Getting Help for Schizophrenia
Family Education and Self-Help Groups
Very often, patients with schizophrenia are discharged from the hospital into
the care of their family; so it is important that family members learn all they
can about schizophrenia and understand the difficulties and problems associated
with the illness. It is also helpful for family members to learn ways to minimize
the patient's chance of relapse for example, by using different treatment
adherence strategies and to be aware of the various kinds of outpatient
and family services available in the period after hospitalization. Family "psychoeducation,"
which includes teaching various coping strategies and problem-solving skills,
may help families deal more effectively with their ill relative and may contribute
to an improved outcome for the patient.
Self-help groups for people and families dealing with schizophrenia
are becoming increasingly common. Although not led by a professional
therapist, these groups may be therapeutic because members provide
continuing mutual support as well as comfort in knowing that they
are not alone in the problems they face. Self-help groups may
also serve other important functions. Families working together
can more effectively serve as advocates for needed research and
hospital and communitytreatment programs. Patients acting as a
group rather than individually may be better able to dispel stigma
and draw public attention to such abuses as discrimination against
the mentally ill.
Family and peer support and advocacy groups are very active
and provide useful information and assistance for patients and
families of patients with schizophrenia and other mental disorders.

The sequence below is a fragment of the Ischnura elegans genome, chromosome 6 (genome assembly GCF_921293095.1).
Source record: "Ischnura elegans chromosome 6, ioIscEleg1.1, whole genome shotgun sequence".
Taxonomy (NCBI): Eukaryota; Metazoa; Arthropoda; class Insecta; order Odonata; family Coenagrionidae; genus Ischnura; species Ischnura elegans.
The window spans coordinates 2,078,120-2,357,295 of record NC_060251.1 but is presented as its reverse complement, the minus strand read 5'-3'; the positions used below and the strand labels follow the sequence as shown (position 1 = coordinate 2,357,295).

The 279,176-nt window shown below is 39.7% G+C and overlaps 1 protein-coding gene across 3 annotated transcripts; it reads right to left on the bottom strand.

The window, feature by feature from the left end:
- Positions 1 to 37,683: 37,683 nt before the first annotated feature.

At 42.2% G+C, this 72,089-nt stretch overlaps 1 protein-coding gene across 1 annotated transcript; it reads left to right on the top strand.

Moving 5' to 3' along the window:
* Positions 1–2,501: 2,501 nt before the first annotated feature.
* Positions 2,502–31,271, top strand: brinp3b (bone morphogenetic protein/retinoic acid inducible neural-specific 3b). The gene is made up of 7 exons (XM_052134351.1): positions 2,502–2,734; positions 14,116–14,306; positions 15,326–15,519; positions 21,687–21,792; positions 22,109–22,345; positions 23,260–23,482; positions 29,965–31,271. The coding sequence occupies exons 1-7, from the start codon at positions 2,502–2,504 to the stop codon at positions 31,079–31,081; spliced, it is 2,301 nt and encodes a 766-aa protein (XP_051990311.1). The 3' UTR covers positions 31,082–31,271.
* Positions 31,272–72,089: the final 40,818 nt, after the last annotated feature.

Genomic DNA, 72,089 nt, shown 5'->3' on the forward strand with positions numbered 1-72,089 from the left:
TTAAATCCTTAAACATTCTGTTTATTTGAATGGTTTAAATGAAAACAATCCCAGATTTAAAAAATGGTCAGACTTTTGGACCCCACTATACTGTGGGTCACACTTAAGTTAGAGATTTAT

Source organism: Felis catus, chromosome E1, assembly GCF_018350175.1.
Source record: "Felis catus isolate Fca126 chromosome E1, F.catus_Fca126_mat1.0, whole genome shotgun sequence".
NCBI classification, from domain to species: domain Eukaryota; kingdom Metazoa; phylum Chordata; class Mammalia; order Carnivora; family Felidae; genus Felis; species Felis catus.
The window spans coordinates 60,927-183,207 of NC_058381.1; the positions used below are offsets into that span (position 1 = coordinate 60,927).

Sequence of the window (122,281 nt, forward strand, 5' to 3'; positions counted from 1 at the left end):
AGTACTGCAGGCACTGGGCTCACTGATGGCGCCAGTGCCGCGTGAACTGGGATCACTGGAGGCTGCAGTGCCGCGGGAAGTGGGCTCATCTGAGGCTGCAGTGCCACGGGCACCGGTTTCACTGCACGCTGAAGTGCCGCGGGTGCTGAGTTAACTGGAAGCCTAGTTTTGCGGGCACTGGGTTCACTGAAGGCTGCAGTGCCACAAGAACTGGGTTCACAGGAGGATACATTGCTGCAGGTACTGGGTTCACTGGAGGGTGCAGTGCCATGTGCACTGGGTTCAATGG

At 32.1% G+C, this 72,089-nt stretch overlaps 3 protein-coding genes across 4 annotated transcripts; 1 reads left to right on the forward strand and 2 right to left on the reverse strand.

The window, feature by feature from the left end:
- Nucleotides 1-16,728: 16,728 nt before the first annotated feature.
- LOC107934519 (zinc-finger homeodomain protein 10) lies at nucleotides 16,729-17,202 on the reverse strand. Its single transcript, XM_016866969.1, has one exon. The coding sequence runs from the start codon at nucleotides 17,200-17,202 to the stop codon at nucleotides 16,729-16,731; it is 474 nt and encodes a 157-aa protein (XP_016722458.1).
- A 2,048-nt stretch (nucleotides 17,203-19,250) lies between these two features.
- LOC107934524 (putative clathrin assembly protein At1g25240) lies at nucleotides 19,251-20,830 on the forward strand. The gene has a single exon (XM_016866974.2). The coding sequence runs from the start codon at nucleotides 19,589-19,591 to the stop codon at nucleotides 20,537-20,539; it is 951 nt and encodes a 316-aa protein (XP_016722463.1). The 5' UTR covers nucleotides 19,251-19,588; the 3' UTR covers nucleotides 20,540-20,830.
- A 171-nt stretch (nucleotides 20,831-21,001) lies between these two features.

HOW CAN OTHER PEOPLE HELP?
A patient's support system may come from several sources, including the family,
a professional residential or day program provider, shelter operators, friends
orroommates, professional case managers, churches and synagogues, and others.
Because many patients live with their families, the following discussion frequently
uses the term "family." However, this should not be taken to imply
that families ought to be the primary support system.
There are numerous situations in which patients with schizophrenia may need
help from people in their family or community. Often, a person with schizophrenia
will resist treatment, believing that delusions or hallucinations are real and
that psychiatric help is not required. At times, family or friends may need
to take an active role in having them seen and evaluated by a professional.
The issue of civil rights enters into any attempts to provide treatment. Laws
protecting patients from involuntary commitment have become very strict, and
families and community organizations may be frustrated in their efforts to see
that a severely mentally ill individual gets needed help. These laws vary from
State to State; but generally, when people are dangerous to themselves or others
due to a mental disorder, the police can assist in getting them an emergency
psychiatric evaluation and, if necessary, hospitalization. In some places, staff
from a local community mental health center can evaluate an individual's illness